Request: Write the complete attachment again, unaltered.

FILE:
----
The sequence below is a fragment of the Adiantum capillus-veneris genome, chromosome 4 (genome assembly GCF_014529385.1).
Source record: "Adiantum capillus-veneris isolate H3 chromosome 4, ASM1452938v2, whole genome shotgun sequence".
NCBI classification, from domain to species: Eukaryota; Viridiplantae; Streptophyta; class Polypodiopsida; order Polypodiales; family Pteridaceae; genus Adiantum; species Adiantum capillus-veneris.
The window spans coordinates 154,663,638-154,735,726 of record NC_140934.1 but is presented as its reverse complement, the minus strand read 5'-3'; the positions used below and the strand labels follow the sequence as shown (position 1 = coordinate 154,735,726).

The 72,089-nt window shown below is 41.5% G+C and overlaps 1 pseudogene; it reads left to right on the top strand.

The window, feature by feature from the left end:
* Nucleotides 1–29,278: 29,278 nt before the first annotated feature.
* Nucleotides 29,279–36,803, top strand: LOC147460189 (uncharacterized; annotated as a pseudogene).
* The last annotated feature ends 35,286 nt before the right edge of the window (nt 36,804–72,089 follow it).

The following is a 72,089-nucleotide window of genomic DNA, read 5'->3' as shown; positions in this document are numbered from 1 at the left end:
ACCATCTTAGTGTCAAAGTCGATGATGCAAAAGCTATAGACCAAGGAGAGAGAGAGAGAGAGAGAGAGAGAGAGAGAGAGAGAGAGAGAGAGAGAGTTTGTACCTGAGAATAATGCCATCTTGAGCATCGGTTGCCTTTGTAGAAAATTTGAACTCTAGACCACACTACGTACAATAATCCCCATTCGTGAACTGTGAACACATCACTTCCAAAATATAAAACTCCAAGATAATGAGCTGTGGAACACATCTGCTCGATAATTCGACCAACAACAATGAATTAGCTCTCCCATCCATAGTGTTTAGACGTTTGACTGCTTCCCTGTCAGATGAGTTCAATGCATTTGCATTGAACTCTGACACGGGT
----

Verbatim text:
The sequence below is a fragment of the Adiantum capillus-veneris genome, chromosome 4 (genome assembly GCF_014529385.1).
Source record: "Adiantum capillus-veneris isolate H3 chromosome 4, ASM1452938v2, whole genome shotgun sequence".
NCBI classification, from domain to species: Eukaryota; Viridiplantae; Streptophyta; class Polypodiopsida; order Polypodiales; family Pteridaceae; genus Adiantum; species Adiantum capillus-veneris.
The window spans coordinates 154,663,638-154,735,726 of record NC_140934.1 but is presented as its reverse complement, the minus strand read 5'-3'; the positions used below and the strand labels follow the sequence as shown (position 1 = coordinate 154,735,726).

The 72,089-nt window shown below is 41.5% G+C and overlaps 1 pseudogene; it reads left to right on the top strand.

The window, feature by feature from the left end:
* Nucleotides 1–29,278: 29,278 nt before the first annotated feature.
* Nucleotides 29,279–36,803, top strand: LOC147460189 (uncharacterized; annotated as a pseudogene).
* The last annotated feature ends 35,286 nt before the right edge of the window (nt 36,804–72,089 follow it).

The following is a 72,089-nucleotide window of genomic DNA, read 5'->3' as shown; positions in this document are numbered from 1 at the left end:
ACCATCTTAGTGTCAAAGTCGATGATGCAAAAGCTATAGACCAAGGAGAGAGAGAGAGAGAGAGAGAGAGAGAGAGAGAGAGAGAGAGAGAGAGAGTTTGTACCTGAGAATAATGCCATCTTGAGCATCGGTTGCCTTTGTAGAAAATTTGAACTCTAGACCACACTACGTACAATAATCCCCATTCGTGAACTGTGAACACATCACTTCCAAAATATAAAACTCCAAGATAATGAGCTGTGGAACACATCTGCTCGATAATTCGACCAACAACAATGAATTAGCTCTCCCATCCATAGTGTTTAGACGTTTGACTGCTTCCCTGTCAGATGAGTTCAATGCATTTGCATTGAACTCTGACACGGGT